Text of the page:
The Fish that Ate the Whale by Rich Cohen

Rating: 9/10

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High-Level Thoughts

One of the craziest, most impressive stories of business smarts I’ve come across and from someone otherwise unknown. Like a real-life Francisco d’Anconia from Atlas Shrugged.

Summary Notes

““Deposing [José Santos] Zelaya’s government in Nicaragua [in 1909] had required the combined efforts of the [American] State Department, the navy, the marines, and President Taft,” wrote Stephen Kinzer in Overthrow. “In Honduras, Zemurray … [did] the job himself.”

“She has not seen the land, does not care much about it, but yes, here’s the title and the receipt on taxes, right here. Let’s say the second owner was a speculator from Tegucigalpa. For him, the five thousand acres was a bet, made long ago, that with the explosive growth of the banana business, prices in the Motagua Valley would soar. When this mess of deeds came to light, United Fruit did what big bureaucracy-heavy companies always do: hired lawyers and investigators to search every file for the identity of the true owner. This took months. In the meantime, Zemurray, meeting separately with each claimant, simply bought the land from them both. He bought it twice— paid a little more, yes, but if you factor in the cost of all those lawyers, probably still spent less than U.F. and came away with the prize.”

“When Zemurray realized he would never get permission to bridge the Utila, he did what he’d always done: innovated, building surreally long docks on both sides of the river, then having his engineers design a temporary bridge, though no one was allowed to call it that. The inflatable device could be thrown from extended dock to extended dock in no time, completing the railroad that ended on one pier and began again on the other. According to Life, “The whole contraption could be taken up or down in three hours.” When United Fruit complained to Honduran officials, saying Cuyamel had built a bridge without a permit, Zemurray smiled and said, “Why, that’s no bridge. It’s just a couple of little old wharfs.””

“The greatness of Zemurray lies in the fact that he never lost faith in his ability to salvage a situation. Bad things happened to him as bad things happen to everyone, but unlike so many he was never tempted by failure. He never felt powerless or trapped. He was, as I said, an optimist. He stood in constant defiance. When the secretary of state teamed up with J. P. Morgan and the Honduran government in a way contrary to Zemurray’s interests, he simply changed the Honduran government. When United Fruit drew a line at the Utila River and said, “You shall not cross,” he crossed anyway. When he was forbidden to build a bridge, he built a bridge but called it something else. For every move, there is a countermove. For every disaster, there is a recovery. He never lost faith in his own agency. With his fortune fast diminishing, it was time to act.”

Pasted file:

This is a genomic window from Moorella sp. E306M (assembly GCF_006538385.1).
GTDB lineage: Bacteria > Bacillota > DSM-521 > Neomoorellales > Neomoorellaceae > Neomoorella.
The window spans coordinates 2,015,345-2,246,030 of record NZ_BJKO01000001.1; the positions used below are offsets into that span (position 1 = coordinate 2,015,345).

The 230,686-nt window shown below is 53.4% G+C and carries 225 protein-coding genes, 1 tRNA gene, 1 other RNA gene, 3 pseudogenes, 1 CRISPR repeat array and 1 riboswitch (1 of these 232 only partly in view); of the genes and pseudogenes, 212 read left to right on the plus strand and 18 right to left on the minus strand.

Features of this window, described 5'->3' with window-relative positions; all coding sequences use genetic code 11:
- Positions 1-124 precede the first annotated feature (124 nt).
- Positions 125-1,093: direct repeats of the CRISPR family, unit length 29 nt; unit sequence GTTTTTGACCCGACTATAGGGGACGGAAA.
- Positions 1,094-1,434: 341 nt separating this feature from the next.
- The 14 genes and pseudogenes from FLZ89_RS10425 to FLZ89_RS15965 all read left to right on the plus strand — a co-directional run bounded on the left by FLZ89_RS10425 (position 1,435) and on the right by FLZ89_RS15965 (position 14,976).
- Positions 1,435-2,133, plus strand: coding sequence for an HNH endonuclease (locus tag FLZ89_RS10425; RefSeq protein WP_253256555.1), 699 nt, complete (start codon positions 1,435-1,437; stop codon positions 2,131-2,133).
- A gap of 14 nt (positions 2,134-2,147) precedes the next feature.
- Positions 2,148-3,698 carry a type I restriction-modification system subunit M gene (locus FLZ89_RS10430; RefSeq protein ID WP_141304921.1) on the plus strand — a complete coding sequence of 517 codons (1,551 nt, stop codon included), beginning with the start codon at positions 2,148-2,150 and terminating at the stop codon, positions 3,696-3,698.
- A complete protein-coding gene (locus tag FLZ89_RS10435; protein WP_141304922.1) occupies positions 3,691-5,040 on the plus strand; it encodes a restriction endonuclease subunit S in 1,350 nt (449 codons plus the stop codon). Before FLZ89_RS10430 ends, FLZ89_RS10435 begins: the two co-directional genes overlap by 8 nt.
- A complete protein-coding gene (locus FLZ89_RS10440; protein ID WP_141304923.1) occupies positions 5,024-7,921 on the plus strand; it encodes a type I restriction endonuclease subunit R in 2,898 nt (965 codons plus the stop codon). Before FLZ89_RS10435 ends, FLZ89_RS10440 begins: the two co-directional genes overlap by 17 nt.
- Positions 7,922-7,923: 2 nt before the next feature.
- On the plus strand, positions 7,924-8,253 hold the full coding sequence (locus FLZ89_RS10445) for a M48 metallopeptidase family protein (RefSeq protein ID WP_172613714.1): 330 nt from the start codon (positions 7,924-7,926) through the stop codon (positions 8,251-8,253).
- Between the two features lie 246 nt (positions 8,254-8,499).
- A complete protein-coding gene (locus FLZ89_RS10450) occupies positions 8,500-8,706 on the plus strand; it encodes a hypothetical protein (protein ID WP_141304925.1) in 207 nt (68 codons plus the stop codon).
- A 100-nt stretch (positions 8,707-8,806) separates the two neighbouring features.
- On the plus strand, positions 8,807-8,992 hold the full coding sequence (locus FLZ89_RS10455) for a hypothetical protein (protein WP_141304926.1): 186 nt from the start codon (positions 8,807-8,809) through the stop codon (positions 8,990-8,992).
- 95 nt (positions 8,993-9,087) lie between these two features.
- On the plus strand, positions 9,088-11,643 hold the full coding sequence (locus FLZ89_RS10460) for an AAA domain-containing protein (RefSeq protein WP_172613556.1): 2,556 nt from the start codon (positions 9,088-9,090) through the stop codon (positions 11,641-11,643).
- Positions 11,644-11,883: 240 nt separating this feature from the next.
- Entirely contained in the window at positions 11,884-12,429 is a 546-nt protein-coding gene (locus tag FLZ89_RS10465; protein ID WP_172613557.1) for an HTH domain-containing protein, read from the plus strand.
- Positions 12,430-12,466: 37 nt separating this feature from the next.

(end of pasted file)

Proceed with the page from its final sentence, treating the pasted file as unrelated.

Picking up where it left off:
““You’re fired! Can you understand that, Mr. Chairman?” What followed was the sort of graveyard silence in which each board member recalculated his own prospects. “You gentlemen have been fucking up this business long enough,” Zemurray told them. “I’m going to straighten it out.” Much later, analysts pointed out the flaw in the noncompete clause Zemurray signed at the time of the merger: it barred Zemurray from working for a rival or starting a new fruit company, but it did not foresee the outlandish possibility of Zemurray taking over United Fruit itself. “[ I didn’t want to watch] the greatest company in the world go to hell in a hand bucket,” Zemurray explained.”

“You had to see it even if you didn’t want to. It was performed at the White House for President Wilson. Bernays had pioneered a trick he would use throughout his career. If you want to advance a private interest, turn it into a public cause.”

“In the 1950s, a consortium of publishers— including Harcourt Brace and Simon & Schuster— concerned about a dip in numbers, hired Bernays. Did he go into schools and make the case for books? No, he talked to the architects and contractors who were designing the new suburban homes and convinced them a house is not modern if it does not include built-in bookshelves. Indirection.”

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